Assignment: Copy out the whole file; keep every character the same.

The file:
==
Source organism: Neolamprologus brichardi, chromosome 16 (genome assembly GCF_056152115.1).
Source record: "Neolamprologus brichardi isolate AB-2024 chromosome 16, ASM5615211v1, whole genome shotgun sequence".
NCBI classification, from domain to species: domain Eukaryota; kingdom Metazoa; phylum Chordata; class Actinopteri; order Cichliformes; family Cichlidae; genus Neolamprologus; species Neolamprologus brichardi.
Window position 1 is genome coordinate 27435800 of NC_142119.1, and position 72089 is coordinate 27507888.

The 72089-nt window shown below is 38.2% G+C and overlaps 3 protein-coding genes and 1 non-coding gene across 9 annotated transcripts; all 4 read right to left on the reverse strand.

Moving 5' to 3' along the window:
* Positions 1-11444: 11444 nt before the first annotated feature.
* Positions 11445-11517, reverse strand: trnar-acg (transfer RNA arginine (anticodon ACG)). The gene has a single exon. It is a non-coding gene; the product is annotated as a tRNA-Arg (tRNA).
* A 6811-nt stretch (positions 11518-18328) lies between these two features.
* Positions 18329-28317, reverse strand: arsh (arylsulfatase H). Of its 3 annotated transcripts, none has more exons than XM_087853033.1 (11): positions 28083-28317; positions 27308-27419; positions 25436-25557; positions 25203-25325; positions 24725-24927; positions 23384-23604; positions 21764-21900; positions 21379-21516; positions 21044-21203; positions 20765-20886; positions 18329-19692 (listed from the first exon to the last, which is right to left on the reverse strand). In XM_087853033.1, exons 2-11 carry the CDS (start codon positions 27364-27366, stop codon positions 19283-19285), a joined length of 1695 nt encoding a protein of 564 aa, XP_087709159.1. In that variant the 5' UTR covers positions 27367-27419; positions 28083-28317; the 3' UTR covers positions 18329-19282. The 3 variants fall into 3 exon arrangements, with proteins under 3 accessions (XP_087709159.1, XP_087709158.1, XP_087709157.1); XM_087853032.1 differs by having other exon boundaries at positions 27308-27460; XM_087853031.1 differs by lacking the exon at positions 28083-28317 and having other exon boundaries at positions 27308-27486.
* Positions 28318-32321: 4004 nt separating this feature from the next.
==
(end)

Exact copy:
Source organism: Neolamprologus brichardi, chromosome 16 (genome assembly GCF_056152115.1).
Source record: "Neolamprologus brichardi isolate AB-2024 chromosome 16, ASM5615211v1, whole genome shotgun sequence".
NCBI classification, from domain to species: domain Eukaryota; kingdom Metazoa; phylum Chordata; class Actinopteri; order Cichliformes; family Cichlidae; genus Neolamprologus; species Neolamprologus brichardi.
Window position 1 is genome coordinate 27435800 of NC_142119.1, and position 72089 is coordinate 27507888.

The 72089-nt window shown below is 38.2% G+C and overlaps 3 protein-coding genes and 1 non-coding gene across 9 annotated transcripts; all 4 read right to left on the reverse strand.

Moving 5' to 3' along the window:
* Positions 1-11444: 11444 nt before the first annotated feature.
* Positions 11445-11517, reverse strand: trnar-acg (transfer RNA arginine (anticodon ACG)). The gene has a single exon. It is a non-coding gene; the product is annotated as a tRNA-Arg (tRNA).
* A 6811-nt stretch (positions 11518-18328) lies between these two features.
* Positions 18329-28317, reverse strand: arsh (arylsulfatase H). Of its 3 annotated transcripts, none has more exons than XM_087853033.1 (11): positions 28083-28317; positions 27308-27419; positions 25436-25557; positions 25203-25325; positions 24725-24927; positions 23384-23604; positions 21764-21900; positions 21379-21516; positions 21044-21203; positions 20765-20886; positions 18329-19692 (listed from the first exon to the last, which is right to left on the reverse strand). In XM_087853033.1, exons 2-11 carry the CDS (start codon positions 27364-27366, stop codon positions 19283-19285), a joined length of 1695 nt encoding a protein of 564 aa, XP_087709159.1. In that variant the 5' UTR covers positions 27367-27419; positions 28083-28317; the 3' UTR covers positions 18329-19282. The 3 variants fall into 3 exon arrangements, with proteins under 3 accessions (XP_087709159.1, XP_087709158.1, XP_087709157.1); XM_087853032.1 differs by having other exon boundaries at positions 27308-27460; XM_087853031.1 differs by lacking the exon at positions 28083-28317 and having other exon boundaries at positions 27308-27486.
* Positions 28318-32321: 4004 nt separating this feature from the next.